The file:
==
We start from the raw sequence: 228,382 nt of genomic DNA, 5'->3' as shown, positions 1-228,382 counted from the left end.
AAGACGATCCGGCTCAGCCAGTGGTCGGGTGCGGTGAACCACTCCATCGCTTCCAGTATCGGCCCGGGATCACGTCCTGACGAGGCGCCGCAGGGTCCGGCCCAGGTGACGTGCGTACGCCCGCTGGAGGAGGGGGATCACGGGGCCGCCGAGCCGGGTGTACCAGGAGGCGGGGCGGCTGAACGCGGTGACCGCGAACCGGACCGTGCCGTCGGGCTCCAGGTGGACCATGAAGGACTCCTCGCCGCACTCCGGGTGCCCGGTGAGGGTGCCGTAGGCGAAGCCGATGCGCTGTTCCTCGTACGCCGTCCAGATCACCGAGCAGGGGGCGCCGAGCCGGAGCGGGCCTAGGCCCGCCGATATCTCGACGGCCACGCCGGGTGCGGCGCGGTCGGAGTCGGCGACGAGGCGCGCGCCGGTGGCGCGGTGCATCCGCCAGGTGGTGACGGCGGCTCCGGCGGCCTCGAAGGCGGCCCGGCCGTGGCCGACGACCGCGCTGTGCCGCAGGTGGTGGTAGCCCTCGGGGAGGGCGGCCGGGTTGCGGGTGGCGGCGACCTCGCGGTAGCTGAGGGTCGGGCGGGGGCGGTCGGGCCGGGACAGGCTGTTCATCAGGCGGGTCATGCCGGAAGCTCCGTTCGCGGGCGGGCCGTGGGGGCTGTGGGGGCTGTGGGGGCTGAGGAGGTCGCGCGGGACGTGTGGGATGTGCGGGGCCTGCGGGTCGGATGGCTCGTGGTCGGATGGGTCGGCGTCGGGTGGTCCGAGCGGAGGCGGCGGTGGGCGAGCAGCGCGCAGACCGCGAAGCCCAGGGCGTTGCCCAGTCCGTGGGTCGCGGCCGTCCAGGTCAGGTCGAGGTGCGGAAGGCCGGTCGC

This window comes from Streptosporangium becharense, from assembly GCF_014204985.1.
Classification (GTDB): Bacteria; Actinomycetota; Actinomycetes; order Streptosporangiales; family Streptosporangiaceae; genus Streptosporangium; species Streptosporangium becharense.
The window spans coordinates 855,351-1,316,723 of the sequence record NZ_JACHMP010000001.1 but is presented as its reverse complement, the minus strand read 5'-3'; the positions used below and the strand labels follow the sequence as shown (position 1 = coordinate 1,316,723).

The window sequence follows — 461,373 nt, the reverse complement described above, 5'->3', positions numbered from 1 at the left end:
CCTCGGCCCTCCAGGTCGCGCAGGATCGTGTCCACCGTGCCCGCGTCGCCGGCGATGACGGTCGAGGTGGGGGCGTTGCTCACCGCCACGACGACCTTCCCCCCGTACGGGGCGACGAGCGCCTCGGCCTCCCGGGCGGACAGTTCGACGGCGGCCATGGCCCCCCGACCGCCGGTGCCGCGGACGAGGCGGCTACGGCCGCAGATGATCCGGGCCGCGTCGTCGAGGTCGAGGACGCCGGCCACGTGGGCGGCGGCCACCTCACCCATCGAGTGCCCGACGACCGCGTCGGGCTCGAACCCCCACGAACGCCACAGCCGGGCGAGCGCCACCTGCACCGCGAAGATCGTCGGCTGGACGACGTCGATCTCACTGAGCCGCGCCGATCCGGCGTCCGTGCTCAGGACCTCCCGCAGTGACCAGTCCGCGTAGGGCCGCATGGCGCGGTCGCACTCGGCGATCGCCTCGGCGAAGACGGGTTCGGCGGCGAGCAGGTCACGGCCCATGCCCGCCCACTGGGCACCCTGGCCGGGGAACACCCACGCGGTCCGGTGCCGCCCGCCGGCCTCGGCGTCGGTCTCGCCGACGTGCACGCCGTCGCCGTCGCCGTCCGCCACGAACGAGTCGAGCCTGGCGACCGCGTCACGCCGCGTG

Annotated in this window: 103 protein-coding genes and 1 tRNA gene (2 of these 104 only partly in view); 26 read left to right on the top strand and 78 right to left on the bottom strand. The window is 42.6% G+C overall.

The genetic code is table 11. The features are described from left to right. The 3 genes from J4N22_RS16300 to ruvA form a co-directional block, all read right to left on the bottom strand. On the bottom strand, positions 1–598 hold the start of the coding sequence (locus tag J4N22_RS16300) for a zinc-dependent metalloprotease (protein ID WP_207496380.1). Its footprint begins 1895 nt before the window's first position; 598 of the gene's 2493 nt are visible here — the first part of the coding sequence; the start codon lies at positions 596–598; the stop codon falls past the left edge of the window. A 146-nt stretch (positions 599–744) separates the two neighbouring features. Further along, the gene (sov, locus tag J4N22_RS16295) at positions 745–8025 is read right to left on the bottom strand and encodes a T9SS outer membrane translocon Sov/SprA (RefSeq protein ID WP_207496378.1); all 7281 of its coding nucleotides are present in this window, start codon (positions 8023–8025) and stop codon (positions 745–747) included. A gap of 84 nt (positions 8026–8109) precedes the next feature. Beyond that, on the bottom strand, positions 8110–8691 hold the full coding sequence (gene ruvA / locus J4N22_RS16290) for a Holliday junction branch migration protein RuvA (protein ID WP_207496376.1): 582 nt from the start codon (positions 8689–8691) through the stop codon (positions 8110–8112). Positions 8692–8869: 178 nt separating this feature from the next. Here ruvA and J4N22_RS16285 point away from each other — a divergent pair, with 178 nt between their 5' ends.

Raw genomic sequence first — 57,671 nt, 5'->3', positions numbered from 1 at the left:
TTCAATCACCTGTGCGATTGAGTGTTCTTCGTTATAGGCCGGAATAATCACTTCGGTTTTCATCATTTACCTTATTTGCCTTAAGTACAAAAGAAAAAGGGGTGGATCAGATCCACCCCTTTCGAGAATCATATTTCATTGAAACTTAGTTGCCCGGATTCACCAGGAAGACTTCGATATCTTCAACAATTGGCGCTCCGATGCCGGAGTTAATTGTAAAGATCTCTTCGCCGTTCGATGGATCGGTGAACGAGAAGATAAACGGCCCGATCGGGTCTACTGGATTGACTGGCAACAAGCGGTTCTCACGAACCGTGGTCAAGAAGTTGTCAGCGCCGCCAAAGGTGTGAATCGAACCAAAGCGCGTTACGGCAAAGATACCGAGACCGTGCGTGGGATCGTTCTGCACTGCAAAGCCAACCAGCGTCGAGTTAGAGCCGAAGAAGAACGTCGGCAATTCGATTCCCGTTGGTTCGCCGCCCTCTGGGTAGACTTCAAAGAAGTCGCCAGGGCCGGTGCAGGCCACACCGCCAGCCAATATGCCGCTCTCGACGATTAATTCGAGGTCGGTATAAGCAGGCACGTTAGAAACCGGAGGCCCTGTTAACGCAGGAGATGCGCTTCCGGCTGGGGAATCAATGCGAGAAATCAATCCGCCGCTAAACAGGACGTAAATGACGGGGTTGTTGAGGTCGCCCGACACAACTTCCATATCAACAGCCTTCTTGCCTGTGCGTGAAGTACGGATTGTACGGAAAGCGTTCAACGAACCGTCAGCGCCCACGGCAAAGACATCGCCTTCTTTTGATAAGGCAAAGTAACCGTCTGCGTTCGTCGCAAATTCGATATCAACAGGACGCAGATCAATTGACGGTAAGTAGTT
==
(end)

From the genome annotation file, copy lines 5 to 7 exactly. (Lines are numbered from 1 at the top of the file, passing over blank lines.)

The window spans coordinates 855,351-1,316,723 of the sequence record NZ_JACHMP010000001.1 but is presented as its reverse complement, the minus strand read 5'-3'; the positions used below and the strand labels follow the sequence as shown (position 1 = coordinate 1,316,723).

The window sequence follows — 461,373 nt, the reverse complement described above, 5'->3', positions numbered from 1 at the left end:
CCTCGGCCCTCCAGGTCGCGCAGGATCGTGTCCACCGTGCCCGCGTCGCCGGCGATGACGGTCGAGGTGGGGGCGTTGCTCACCGCCACGACGACCTTCCCCCCGTACGGGGCGACGAGCGCCTCGGCCTCCCGGGCGGACAGTTCGACGGCGGCCATGGCCCCCCGACCGCCGGTGCCGCGGACGAGGCGGCTACGGCCGCAGATGATCCGGGCCGCGTCGTCGAGGTCGAGGACGCCGGCCACGTGGGCGGCGGCCACCTCACCCATCGAGTGCCCGACGACCGCGTCGGGCTCGAACCCCCACGAACGCCACAGCCGGGCGAGCGCCACCTGCACCGCGAAGATCGTCGGCTGGACGACGTCGATCTCACTGAGCCGCGCCGATCCGGCGTCCGTGCTCAGGACCTCCCGCAGTGACCAGTCCGCGTAGGGCCGCATGGCGCGGTCGCACTCGGCGATCGCCTCGGCGAAGACGGGTTCGGCGGCGAGCAGGTCACGGCCCATGCCCGCCCACTGGGCACCCTGGCCGGGGAACACCCACGCGGTCCGGTGCCGCCCGCCGGCCTCGGCGTCGGTCTCGCCGACGTGCACGCCGTCGCCGTCGCCGTCCGCCACGAACGAGTCGAGCCTGGCGACCGCGTCACGCCGCGTG